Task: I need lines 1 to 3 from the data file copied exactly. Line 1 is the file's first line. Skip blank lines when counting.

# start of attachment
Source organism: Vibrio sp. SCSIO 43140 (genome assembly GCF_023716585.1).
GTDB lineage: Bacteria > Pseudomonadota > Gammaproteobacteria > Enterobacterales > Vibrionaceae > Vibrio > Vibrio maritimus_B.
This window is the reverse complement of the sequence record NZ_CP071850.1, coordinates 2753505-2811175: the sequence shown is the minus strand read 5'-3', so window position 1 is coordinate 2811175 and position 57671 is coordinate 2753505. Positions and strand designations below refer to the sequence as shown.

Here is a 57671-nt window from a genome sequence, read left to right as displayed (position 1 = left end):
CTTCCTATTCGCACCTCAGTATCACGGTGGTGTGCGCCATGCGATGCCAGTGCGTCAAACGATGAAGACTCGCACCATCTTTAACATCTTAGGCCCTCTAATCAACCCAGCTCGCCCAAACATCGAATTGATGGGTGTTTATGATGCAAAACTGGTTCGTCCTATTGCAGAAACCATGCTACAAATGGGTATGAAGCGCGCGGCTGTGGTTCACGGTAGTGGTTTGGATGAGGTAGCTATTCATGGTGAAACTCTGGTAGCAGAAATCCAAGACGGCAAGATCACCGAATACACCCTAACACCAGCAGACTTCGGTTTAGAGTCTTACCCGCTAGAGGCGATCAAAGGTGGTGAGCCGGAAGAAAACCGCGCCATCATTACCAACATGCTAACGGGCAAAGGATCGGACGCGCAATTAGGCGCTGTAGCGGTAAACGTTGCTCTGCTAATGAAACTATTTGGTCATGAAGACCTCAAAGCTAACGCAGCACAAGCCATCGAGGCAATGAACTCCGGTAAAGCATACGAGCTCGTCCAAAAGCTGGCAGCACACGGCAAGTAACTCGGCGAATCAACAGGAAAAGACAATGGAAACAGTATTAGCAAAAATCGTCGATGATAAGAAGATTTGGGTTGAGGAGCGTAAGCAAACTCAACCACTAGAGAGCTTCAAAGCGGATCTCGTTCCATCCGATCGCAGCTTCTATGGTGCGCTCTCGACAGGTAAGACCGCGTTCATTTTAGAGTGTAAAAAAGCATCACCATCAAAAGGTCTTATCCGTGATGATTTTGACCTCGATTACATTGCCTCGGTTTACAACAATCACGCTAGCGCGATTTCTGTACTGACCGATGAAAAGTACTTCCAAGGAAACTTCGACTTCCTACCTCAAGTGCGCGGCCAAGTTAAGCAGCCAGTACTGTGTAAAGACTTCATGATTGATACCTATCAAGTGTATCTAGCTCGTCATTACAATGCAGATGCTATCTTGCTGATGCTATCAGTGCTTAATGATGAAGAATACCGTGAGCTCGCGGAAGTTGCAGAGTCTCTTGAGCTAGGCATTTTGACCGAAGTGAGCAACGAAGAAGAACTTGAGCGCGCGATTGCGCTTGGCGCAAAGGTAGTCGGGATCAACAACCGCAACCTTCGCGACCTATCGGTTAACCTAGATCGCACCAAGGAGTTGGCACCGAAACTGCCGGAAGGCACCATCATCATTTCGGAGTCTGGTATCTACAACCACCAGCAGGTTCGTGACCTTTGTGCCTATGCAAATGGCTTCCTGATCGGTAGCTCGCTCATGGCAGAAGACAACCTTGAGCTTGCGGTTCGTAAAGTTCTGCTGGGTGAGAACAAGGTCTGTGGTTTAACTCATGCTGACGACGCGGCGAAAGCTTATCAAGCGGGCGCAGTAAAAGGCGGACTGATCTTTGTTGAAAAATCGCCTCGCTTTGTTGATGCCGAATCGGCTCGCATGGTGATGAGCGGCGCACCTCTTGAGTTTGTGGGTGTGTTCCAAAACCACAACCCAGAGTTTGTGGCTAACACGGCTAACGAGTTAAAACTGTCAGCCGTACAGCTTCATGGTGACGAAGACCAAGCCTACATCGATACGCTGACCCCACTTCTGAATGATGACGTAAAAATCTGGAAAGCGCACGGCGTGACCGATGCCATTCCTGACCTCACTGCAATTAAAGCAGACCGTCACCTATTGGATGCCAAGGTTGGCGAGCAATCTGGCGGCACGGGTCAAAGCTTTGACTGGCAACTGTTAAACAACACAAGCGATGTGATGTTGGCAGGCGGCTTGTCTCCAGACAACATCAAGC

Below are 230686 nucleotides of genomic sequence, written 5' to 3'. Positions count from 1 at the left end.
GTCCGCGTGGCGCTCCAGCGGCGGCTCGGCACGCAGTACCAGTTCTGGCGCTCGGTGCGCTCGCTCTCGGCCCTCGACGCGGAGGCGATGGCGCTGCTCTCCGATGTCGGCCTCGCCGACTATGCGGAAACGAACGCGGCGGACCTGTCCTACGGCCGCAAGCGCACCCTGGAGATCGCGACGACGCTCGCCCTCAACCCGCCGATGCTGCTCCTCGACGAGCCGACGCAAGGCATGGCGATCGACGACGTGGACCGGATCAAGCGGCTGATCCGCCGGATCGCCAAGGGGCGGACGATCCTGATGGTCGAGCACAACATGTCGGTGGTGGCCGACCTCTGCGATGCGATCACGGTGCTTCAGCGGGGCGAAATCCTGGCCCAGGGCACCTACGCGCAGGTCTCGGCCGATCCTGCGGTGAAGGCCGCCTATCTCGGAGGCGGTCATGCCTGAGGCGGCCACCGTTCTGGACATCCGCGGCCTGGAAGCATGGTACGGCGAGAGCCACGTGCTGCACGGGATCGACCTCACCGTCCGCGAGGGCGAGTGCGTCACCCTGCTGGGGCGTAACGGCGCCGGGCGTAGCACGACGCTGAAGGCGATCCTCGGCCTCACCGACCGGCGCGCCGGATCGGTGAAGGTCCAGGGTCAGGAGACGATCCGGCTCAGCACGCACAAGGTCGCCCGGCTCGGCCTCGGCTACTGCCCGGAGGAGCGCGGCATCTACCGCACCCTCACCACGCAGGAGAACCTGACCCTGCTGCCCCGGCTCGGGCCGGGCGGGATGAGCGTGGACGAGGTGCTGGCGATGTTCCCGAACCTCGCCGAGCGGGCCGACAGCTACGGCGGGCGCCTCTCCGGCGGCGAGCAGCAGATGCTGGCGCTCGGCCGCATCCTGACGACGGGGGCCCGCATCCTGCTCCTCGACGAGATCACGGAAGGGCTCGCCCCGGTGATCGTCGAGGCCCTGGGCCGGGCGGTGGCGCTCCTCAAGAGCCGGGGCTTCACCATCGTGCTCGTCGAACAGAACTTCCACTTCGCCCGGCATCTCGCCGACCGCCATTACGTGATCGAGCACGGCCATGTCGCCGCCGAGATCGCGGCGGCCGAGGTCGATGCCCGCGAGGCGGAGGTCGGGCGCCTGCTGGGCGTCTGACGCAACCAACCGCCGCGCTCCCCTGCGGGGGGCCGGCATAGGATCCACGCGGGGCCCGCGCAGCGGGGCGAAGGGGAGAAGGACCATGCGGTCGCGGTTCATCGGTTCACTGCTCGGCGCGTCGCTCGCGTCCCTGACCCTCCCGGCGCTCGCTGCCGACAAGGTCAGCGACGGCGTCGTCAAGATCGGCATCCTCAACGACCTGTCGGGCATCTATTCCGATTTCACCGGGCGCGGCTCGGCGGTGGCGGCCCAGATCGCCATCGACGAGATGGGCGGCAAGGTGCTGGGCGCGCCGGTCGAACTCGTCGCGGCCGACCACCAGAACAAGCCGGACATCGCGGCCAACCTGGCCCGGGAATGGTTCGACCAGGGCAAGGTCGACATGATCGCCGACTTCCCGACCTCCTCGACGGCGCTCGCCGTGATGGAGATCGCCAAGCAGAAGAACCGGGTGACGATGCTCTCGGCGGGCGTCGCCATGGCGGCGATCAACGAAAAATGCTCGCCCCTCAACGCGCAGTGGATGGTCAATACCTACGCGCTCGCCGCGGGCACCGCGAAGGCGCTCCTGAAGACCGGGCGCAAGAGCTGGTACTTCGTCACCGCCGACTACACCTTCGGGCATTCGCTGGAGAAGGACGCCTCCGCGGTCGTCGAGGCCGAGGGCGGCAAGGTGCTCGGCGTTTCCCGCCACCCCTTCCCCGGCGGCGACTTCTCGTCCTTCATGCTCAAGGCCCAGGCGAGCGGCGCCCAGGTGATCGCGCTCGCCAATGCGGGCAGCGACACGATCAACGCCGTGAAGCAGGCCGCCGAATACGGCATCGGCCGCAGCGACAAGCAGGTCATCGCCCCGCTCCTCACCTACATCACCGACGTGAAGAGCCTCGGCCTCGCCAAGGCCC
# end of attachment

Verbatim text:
Source organism: Vibrio sp. SCSIO 43140 (genome assembly GCF_023716585.1).
GTDB lineage: Bacteria > Pseudomonadota > Gammaproteobacteria > Enterobacterales > Vibrionaceae > Vibrio > Vibrio maritimus_B.
This window is the reverse complement of the sequence record NZ_CP071850.1, coordinates 2753505-2811175: the sequence shown is the minus strand read 5'-3', so window position 1 is coordinate 2811175 and position 57671 is coordinate 2753505. Positions and strand designations below refer to the sequence as shown.